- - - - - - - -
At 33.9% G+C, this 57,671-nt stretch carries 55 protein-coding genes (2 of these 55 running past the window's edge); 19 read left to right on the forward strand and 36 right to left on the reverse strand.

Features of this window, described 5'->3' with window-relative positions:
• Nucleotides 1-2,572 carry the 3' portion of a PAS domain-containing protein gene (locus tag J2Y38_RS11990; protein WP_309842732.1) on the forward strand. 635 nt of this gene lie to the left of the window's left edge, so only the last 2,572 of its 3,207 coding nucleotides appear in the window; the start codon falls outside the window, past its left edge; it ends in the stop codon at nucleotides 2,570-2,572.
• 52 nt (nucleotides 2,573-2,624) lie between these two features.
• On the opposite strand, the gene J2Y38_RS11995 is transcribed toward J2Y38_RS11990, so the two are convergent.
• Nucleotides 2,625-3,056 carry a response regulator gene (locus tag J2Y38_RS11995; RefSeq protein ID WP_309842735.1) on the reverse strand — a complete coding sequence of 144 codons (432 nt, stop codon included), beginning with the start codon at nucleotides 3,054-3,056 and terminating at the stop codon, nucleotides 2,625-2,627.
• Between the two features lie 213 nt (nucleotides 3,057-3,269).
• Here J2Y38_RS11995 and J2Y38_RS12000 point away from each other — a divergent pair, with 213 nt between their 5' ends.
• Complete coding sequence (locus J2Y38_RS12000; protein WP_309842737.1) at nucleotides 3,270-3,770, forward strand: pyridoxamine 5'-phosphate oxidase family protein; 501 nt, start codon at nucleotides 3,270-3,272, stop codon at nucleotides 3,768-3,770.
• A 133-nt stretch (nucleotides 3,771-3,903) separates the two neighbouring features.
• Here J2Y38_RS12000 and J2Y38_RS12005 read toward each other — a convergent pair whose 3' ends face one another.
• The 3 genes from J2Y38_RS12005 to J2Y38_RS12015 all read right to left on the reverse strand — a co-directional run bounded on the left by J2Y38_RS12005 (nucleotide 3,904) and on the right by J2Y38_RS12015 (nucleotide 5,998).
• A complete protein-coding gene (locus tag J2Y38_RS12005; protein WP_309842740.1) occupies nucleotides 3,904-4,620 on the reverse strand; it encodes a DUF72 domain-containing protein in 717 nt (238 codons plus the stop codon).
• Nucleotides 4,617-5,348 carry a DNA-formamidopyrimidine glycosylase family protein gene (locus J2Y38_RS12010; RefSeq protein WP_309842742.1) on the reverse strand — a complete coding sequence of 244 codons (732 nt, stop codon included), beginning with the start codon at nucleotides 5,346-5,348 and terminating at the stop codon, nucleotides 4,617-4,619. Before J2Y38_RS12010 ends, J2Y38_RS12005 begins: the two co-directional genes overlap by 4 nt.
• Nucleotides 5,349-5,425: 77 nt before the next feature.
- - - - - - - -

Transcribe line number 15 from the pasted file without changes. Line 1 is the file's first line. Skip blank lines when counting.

• Nucleotides 5,349-5,425: 77 nt before the next feature.